Paradoxically, today there is a deeper gap between the two opposing poles than in 2006, when Montenegro restored its statehood.  “Litijaš” and “komita” cannot sit together.

Dina Bajramspahić

In the infamous 1990s, Montenegro was known in the region for its serious level of dialogue during parliamentary sessions. Rhetoric, grammar, style, argumentation, were all highly valued. There were stark differences, but there was also always an awareness that there was a higher goal, that peace had to be kept and that our society had to live and co-exist. There was a limit to how far one could go for political profit.

Today we witness the downfall of public discourse. Stupidity wants to be equal to wisdom and no longer agrees to be silenced. Incompetence loudly demands not to be “discriminated against”. The perpetrator seeks equality with the victim and acknowledgement of the “forbidden” side of the story. The lie is spreading aggressively and will not back down when faced with facts.

The right to deny that which is clear and obvious is nowadays called a “political opinion“ and everyone has one, about everything. Hysteria everywhere. You can’t prove absolutely anything to the person you’re talking to. How do you talk about anything at all?

Democracy is being grossly abused in order to expel reason and logic from public dialogue, so anyone with a bit of decency would give up, retreat into their shell and we’d be left with the most aggressive ones out there. Dialogue in Montenegro is based on politicians who shout “betrayal, betrayal”, “we will not give up our state”, “we will not give up our saints”, “we will not give up victory” in television studios. No one has a plan beyond “not giving it up”.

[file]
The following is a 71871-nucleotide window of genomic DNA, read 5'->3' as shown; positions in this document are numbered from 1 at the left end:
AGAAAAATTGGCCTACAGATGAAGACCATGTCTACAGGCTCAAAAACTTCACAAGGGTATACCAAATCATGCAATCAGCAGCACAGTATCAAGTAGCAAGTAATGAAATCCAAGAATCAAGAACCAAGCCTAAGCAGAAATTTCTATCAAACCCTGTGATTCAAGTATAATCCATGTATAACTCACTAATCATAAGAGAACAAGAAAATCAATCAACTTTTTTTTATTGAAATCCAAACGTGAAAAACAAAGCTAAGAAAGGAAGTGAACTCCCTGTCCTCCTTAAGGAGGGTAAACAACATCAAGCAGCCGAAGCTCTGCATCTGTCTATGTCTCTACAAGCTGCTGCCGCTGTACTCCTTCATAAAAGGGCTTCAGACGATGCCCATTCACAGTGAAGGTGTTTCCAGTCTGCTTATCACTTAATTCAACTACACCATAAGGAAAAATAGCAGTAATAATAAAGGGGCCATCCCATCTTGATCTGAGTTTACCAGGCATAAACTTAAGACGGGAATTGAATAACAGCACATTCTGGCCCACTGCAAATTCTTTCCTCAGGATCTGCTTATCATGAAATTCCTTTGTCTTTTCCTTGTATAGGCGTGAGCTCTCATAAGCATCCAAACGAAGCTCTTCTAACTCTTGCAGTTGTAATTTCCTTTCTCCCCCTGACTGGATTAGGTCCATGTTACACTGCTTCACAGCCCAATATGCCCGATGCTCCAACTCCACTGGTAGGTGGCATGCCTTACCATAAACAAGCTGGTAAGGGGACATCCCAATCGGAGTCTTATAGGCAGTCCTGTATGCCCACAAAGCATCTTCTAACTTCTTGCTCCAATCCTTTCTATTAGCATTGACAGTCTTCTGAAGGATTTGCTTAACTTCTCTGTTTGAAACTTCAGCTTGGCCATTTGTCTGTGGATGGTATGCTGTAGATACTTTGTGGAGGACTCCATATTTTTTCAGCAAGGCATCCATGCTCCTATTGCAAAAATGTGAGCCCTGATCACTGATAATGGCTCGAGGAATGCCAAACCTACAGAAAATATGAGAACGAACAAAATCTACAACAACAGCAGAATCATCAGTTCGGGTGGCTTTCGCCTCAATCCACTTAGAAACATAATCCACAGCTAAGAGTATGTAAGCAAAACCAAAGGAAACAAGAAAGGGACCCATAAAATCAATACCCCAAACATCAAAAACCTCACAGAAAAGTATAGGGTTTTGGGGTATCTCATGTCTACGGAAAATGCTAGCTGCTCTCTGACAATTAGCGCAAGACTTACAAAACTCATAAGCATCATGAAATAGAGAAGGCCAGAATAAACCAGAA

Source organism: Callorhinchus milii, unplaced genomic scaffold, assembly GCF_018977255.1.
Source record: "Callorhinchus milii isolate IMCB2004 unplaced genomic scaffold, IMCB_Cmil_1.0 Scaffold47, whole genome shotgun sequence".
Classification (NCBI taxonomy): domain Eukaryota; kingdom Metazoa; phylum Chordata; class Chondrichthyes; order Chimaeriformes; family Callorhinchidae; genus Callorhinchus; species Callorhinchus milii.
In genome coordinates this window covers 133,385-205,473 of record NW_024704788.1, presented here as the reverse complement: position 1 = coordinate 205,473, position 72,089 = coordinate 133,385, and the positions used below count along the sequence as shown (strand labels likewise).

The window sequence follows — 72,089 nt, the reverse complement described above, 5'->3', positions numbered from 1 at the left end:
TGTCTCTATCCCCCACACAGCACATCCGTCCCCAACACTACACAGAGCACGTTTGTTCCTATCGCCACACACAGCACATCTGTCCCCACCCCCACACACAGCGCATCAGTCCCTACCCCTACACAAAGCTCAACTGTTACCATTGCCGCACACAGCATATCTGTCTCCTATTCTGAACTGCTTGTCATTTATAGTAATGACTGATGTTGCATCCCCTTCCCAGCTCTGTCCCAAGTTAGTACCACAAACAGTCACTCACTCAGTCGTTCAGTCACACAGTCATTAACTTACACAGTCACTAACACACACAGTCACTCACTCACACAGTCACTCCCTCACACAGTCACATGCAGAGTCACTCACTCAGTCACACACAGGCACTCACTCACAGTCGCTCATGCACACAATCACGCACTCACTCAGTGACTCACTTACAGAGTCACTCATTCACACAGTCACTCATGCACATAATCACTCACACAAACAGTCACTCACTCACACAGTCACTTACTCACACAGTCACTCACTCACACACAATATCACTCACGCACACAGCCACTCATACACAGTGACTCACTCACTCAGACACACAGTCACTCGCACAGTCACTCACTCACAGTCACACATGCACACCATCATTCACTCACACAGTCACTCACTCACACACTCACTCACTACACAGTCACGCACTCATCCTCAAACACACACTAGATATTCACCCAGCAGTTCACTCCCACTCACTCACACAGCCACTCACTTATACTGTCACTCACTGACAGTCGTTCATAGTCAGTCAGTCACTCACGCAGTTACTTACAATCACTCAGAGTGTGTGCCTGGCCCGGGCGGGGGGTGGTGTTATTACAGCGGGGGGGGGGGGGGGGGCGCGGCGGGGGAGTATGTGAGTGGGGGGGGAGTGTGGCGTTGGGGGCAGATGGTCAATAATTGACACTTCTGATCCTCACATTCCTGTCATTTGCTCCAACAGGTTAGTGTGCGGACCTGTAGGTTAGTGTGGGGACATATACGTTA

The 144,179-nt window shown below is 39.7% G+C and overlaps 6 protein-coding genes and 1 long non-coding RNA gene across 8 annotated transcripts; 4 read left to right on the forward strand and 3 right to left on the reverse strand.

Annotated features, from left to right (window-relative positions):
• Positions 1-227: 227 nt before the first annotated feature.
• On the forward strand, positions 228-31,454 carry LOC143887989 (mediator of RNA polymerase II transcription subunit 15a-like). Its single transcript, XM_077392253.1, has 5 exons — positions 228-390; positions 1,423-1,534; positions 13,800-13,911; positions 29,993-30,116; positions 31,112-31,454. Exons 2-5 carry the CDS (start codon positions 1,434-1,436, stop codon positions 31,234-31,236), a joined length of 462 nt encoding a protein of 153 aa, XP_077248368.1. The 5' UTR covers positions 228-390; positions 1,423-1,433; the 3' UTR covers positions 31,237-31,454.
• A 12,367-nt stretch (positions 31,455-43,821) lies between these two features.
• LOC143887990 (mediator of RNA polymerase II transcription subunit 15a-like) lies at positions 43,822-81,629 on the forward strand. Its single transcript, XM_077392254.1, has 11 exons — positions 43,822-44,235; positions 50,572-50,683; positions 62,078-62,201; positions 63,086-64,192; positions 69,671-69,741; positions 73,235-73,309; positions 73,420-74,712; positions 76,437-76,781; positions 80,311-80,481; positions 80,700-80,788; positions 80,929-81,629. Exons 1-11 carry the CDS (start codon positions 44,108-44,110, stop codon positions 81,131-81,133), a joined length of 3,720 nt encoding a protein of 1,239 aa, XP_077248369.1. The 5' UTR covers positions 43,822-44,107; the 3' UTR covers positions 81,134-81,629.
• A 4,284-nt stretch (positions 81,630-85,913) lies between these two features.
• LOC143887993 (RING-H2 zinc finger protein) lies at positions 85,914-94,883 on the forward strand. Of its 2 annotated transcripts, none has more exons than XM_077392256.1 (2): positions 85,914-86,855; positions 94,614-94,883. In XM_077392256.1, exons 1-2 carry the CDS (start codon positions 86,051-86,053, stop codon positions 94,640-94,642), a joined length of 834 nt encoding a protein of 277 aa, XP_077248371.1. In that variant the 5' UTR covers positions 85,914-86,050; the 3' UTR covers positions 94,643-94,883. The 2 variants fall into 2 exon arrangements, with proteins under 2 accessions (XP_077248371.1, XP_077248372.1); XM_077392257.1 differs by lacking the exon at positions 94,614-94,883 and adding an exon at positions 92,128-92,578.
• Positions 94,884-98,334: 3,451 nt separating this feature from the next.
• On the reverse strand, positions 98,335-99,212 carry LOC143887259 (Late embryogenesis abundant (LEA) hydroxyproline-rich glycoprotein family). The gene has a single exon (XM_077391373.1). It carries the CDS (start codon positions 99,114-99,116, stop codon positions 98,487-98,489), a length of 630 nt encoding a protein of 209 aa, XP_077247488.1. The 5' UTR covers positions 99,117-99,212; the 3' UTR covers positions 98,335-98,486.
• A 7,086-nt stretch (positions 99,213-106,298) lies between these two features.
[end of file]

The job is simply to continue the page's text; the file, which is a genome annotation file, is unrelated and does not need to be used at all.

When you choose a political option to side with, you get a package of views on each issue and an obligation to repeat it as far as the eye can see, to the point of exhaustion. Shades of grey are not allowed. You are either ‘ours’ or their mercenary.

All this does not mean that the good only lives in one place, but that the best on both sides are portrayed as lukewarm, weak, invertebrates. If it’s not mega-giga hatred of the Other, it’s betrayal.

Thirty years of party pluralism in Montenegro have failed to produce the qualities that liberal democracy can provide. The removal of a decades-long government has revealed that the social fabric in both political blocs is the actually the  same – deeply ingrained with authoritarian tendencies. First of all, because we’ve forgotten that the precondition for democracy is an encouragement and cultivation of individual responsibility, personal engagement and critical thinking. We still have a tenacious tribal spirit that draws legitimacy from the collective (party, religious, national – and each is prone to being dogmatic). All this destroys social cohesion because like-minded people close themselves in isolated circles from which they reject “others” with disgust.

Paradoxically, today there is a deeper gap between the two opposing poles than in 2006, when Montenegro restored its statehood. Back then, those who thought differently accepted that the other had a different view and recognized their right to do so. In the pre-referendum period, two friends jogged through Pruska (an are in the city of Bijelo Polje), one in a “yes” T-shirt, the other wearing a “no” cap (“for” independence and “against” independence). And that wasn’t strange. Today, any conversation on these topics is presented as a moral stumbling block. “Litijaš” and “komita” cannot sit together.

Proponents of democracy believed that the future brings an accumulation of knowledge, as a result of which every citizen will be able to make the right decision. Today we see the triumph of manipulating the emotions of the “broad masses”.

The public word is an ethical act. Shame should be brought back to fashion.


Dina Bajramspahić, civic activist, political scientist, specialist in European studies